Several of our previous Jewish cruises have explored the breadth and depth of Jewish heritage in Iberia, a peninsula whose history is defined by the three faiths that thrived within its shores.

The Golden Age of Spanish Jews, in particular, was a time of much artistry for the Sephardic inhabitants of that land. Poetry is one of the most resonant forms of literary art, compositions with themes and concepts that still ring true with people throughout the centuries. Judah Halevi was one of the most prominent writers of his era, and both his poems and literary works continue to be relevant beyond 11th Century Iberia.

The Life of a Poet in Iberia

Statue in Caesarea, Israel. | Photo

Judah Halevi was born in Muslim-controlled Toledo, Castile, 1075, 10 years before Alfonso VI took over. As a youth, he received a well-rounded education, which included religious literature, philosophy and poetry. He travelled to Al-Andalus, where he attracted much attention for his skillful poetry. This caught the eye of renowned Jewish poet Moses ibn Ezra, who invited him to stay in Granada, where he flourished as a writer. However, Granada would soon be taken over by the less tolerant Almoravids, and Judah Halevi left the city, disheartened.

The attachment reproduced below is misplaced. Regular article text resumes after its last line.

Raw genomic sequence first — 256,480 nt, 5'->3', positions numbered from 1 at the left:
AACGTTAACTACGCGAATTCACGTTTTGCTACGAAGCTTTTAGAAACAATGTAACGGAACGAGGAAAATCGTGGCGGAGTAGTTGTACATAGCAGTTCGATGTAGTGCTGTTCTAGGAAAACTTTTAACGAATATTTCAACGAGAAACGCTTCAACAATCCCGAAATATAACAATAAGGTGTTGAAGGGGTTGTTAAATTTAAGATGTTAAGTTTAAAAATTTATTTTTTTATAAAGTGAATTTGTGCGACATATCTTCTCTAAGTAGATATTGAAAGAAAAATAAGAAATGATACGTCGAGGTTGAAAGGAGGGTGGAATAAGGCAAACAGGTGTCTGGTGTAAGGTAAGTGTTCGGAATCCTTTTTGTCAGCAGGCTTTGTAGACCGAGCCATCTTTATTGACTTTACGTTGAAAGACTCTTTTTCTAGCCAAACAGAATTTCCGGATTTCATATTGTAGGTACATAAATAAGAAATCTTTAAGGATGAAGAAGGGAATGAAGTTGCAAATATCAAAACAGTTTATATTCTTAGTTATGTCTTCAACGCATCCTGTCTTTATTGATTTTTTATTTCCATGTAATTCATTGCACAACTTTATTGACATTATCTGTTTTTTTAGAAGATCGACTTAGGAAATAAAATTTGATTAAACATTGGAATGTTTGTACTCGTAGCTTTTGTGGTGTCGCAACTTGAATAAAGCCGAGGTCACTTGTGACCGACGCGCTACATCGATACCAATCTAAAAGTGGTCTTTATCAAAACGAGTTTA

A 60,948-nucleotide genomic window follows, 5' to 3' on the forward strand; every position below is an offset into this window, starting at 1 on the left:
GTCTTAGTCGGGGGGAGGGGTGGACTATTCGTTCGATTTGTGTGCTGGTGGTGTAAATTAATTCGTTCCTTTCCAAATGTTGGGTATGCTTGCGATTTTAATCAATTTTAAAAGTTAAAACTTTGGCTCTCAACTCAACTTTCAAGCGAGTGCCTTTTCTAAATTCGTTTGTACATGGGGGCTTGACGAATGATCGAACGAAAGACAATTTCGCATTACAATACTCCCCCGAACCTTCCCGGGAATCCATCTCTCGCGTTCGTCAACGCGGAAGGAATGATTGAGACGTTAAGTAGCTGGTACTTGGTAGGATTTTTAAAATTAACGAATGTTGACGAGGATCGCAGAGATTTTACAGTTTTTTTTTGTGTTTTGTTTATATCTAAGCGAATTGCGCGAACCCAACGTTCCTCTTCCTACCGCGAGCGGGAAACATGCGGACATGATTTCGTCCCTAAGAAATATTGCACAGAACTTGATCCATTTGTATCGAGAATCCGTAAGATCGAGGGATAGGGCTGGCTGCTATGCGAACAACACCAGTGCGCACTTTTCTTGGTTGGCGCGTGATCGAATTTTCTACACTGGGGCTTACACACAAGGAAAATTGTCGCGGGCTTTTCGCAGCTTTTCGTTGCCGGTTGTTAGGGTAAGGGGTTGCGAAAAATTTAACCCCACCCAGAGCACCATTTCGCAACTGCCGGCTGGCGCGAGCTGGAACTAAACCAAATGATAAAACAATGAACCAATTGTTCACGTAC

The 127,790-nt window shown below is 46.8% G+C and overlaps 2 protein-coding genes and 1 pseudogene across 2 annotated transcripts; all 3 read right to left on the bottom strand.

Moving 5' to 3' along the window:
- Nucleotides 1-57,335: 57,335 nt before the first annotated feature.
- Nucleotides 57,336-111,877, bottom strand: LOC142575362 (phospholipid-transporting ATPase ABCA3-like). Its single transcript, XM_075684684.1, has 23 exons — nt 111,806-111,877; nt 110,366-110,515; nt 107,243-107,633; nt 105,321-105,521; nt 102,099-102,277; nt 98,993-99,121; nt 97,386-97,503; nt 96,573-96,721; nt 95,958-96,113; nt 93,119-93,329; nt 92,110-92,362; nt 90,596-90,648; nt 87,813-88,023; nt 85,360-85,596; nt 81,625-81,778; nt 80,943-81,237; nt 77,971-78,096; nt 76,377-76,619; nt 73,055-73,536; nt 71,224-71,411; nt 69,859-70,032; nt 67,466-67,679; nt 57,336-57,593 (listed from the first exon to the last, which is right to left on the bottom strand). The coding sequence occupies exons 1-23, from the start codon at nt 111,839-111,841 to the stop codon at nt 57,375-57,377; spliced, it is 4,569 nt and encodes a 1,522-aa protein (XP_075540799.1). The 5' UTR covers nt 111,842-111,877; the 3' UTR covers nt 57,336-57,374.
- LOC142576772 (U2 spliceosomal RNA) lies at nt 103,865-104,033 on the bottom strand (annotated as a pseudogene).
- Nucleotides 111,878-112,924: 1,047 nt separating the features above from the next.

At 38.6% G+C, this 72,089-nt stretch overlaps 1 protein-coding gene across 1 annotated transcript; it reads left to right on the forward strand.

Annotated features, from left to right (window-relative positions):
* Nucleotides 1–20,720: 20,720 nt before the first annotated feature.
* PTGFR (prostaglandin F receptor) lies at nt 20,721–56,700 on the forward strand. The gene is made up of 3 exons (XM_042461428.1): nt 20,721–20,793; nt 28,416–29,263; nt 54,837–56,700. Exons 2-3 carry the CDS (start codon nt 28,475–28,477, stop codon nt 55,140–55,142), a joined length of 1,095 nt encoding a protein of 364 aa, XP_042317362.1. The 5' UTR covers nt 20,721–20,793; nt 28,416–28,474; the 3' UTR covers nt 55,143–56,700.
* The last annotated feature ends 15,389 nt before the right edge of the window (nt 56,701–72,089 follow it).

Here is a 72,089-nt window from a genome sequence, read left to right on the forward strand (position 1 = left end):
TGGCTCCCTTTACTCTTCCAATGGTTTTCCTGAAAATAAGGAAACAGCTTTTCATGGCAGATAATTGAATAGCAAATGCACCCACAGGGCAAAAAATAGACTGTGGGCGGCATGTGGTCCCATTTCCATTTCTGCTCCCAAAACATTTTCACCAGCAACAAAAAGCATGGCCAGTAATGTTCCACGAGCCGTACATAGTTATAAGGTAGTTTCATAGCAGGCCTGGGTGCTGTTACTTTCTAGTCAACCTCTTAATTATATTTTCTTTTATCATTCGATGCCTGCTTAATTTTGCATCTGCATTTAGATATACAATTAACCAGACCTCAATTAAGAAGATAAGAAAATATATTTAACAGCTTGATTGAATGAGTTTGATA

In the following years since Granada’s takeover, Judah Halevi would travel through the many cities of Spain, before settling in Cordoba, capital of Jewish culture during the last years of the Golden Age. It was there that he began to compose his famous works: The Kuzari, a defense of Judaism using the framing device of a rabbi instructing a pagan king, and the Zionides, an ode for the Holy Land.

In 1140, he would act on his longing, travelling to Alexandria before continuing his journey to Jerusalem. He stayed in Egypt for a time and then went on his way towards the Holy Land. His death there was unexpected, and heavily mythologized, with only a few letters potentially revealing the exact circumstances of his last breath.

Of Poems and Long Travels

Judah Halevi’s life was one of art, travel, friendship and religious introspection. The works that he produced near the end of his life showed a resonance to modern-day Zionism, but even his older writings were of great artistic merit. He was a man immersed in culture and contributed to Sephardic heritage in his time. On our future kosher cruise expeditions through Iberia, let us remember some of Judah Halevi’s works, and imagine how our own travels might inspire us to make great art.

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